Masisi says that allegations made by KBL are serious allegations of infringement of fundamental rights yet they fail to state how imposition and reinstatement of the suspension of liquor licenses out of necessity and expediency of the health of the nation infringes on the rights as alleged.
In an embarrassing turn of events that depicts disintegration in government communication on the fight against COVID-19, President Mokgweetsi Masisi and Assistant Minister of Health & Wellness, Sethomo Lelatisitswe gave two conflicting statements on the same matter, same day, just minutes apart.
The Commander-in-Chef told health practitioners and residents in Ramotswa that the COVAX facility has scammed African countries after billions were paid in a crowd funding effort to procure COVID-19 vaccines in bulk.
“We have pumped money as developing countries of the African continent into the COVAX Facility but the returns were not satisfactory, they cheated us,” the President said in Ramotswa.
According to President Masisi, the COVAX facility Vaccine only came in bits and pieces, frustrating the continent ‘s head immunity targets amid rapidly spreading Delta Variant which is currently reversing all progress made by Africa in containing the contagious virus.
“What we are getting is very small portions of the vaccine, they keep telling us that there is shortage of supply, this is not fair, but we have paid in advance, however what can we do, we have no choice but to spend more money and look for other avenues of securing other available vaccines,” he said.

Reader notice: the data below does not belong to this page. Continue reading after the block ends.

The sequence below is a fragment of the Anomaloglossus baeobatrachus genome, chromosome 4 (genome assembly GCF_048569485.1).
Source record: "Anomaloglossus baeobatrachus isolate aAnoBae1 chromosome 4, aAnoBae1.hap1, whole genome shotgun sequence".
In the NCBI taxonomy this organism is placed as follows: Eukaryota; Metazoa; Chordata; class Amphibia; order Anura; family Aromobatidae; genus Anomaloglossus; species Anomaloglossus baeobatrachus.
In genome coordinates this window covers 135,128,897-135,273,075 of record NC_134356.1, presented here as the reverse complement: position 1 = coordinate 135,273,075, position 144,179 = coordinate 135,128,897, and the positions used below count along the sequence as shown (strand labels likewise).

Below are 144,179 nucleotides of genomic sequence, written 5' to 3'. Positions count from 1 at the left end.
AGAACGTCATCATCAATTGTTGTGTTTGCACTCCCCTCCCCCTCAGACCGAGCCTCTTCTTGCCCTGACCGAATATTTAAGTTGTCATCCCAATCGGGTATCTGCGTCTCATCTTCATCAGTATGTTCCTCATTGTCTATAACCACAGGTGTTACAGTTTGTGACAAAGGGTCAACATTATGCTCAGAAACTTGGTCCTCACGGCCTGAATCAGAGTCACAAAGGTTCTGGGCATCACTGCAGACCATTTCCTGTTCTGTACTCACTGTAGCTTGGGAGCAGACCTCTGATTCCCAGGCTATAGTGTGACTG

Meanwhile in Gaborone, Assistant Minister of Health and Wellness told Parliament that vaccine from COVAX facility is anchoring Botswana’s vaccination program.
“I am not aware of such information that COVAX facility is not delivering as expected, we are actually bolstered by COVAX facility in this country,” he said responding to a question from Mahalapye West Member of Parliament David Tshere who is also Chairman of Parliament Committee On Health and HIV/AIDS.
“We have received doses as ordered from the COVAX facility, and we are still receiving more, I have not seen that information which is purported to have been revealed by the President, unless its new information, we as the Ministry we are not aware of any frustrations by the COVAX facility,” he said.
COVAX is co-led by the Coalition for Epidemic Preparedness Innovations (CEPI), Gavi and the World Health Organization (WHO), alongside key delivery partner UNICEF.
Its aim is to accelerate the development and manufacture of COVID-19 vaccines, and to guarantee fair and equitable access for every country in the world.
The facility is a global coalition that works to ensure fair and equitable access of COVID-19 vaccines around the world. So far, 190 countries have joined the COVAX initiative, including all 22 countries in the Eastern Mediterranean Region.